Mobile Menu - OpenMobile Menu - Closed

A Taxpayer Bill of Rights

June 28, 2013
E-Newsletter

Dear Friend,

I share the same outrage that many of you do about the IRS’s “Be On the Look Out” lists – or BOLOs, as they have recently been called by agency officials.  These lists singled out conservative groups that were seeking tax-exempt status.

What’s even more unsettling is that while the IRS was putting Americans under unprecedented scrutiny, Lois Lerner – one of the IRS officials who oversaw the agency’s tax-exemption operations – received $42,000 in bonus money.  Another $70 million in bonuses are expected to be doled out to IRS officials this year as well.

The BOLO lists and unchecked spending serve as an example of how lopsided the relationship between the IRS and American people has become.  As Nina Olson – a national taxpayer advocate – said recently, tax-exempt applicants weren’t even “empowered to know that the IRS was violating their rights.”

Similarly, taxpayers are limited in challenging the IRS.  For example, because of the Anti-Injunction Act of the Tax Code, IRS collection employees don’t need a court order to seize your assets, meaning that in most cases no pathway through the court system exists for taxpayers to prevent the IRS from acquiring their possessions.

Our Founding Fathers put in place a Bill of Rights to stop the federal government from infringing on our activities as U.S. citizens.  Now more than ever before, I believe we need a Taxpayer Bill of Rights that bars the IRS and other federal entities from infringing on our rights as American taxpayers.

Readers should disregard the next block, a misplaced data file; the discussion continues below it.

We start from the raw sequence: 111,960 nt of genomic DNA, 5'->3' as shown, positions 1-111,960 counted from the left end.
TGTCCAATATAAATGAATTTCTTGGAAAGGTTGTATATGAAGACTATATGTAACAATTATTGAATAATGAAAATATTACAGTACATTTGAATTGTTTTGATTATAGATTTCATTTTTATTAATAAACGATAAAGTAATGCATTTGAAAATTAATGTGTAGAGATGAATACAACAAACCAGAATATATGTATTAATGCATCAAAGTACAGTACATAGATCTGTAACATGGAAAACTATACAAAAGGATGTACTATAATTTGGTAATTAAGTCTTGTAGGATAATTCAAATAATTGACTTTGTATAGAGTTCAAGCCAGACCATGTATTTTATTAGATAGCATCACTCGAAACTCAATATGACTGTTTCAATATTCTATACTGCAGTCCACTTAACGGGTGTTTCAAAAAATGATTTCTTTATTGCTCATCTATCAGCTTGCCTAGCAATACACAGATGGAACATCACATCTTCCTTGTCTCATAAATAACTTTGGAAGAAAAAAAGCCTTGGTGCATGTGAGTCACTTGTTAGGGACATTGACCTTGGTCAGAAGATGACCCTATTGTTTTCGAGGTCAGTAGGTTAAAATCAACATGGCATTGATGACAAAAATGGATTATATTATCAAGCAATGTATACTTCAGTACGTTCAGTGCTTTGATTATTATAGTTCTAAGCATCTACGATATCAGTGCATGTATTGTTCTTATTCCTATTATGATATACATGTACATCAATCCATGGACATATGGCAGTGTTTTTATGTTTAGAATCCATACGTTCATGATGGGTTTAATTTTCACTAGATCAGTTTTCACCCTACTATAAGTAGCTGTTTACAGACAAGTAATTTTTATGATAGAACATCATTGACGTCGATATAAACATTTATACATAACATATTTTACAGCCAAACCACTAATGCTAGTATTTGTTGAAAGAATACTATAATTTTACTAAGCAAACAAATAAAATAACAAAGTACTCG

Such a document would include a Balanced Budget Amendment as well as measures that put enforceable limits on the IRS and tax collection officials and apply strict restraints on federal spending.

Additionally, I believe taxpayers are entitled to a modernized tax code. The tax code under which we operate today was put in place in 1986 – before the Berlin Wall fell, before email transformed the way we do business, and even before credit and debit cards all but replaced cash and checks.  Over the course of the last quarter century, exceptions and rules have been piled on the tax code, making it overly complex, laden with loopholes and more subjective to the interpretation of IRS tax collectors.  It’s time for an update.

I remain extremely supportive of my colleagues who continue to work diligently to improve our tax code in light of these difficult circumstances.  And I will continue to serve as an advocate for a Taxpayer Bill of Rights that restrains federal spending, empowers Americans against the IRS, and simplifies and modernizes our tax code.

Thanks to all of those who reached out to my office on this issue.  I really appreciate your comments, recommendations and feedback.

Sincerely,

Kay Granger
Member of Congress

Issues: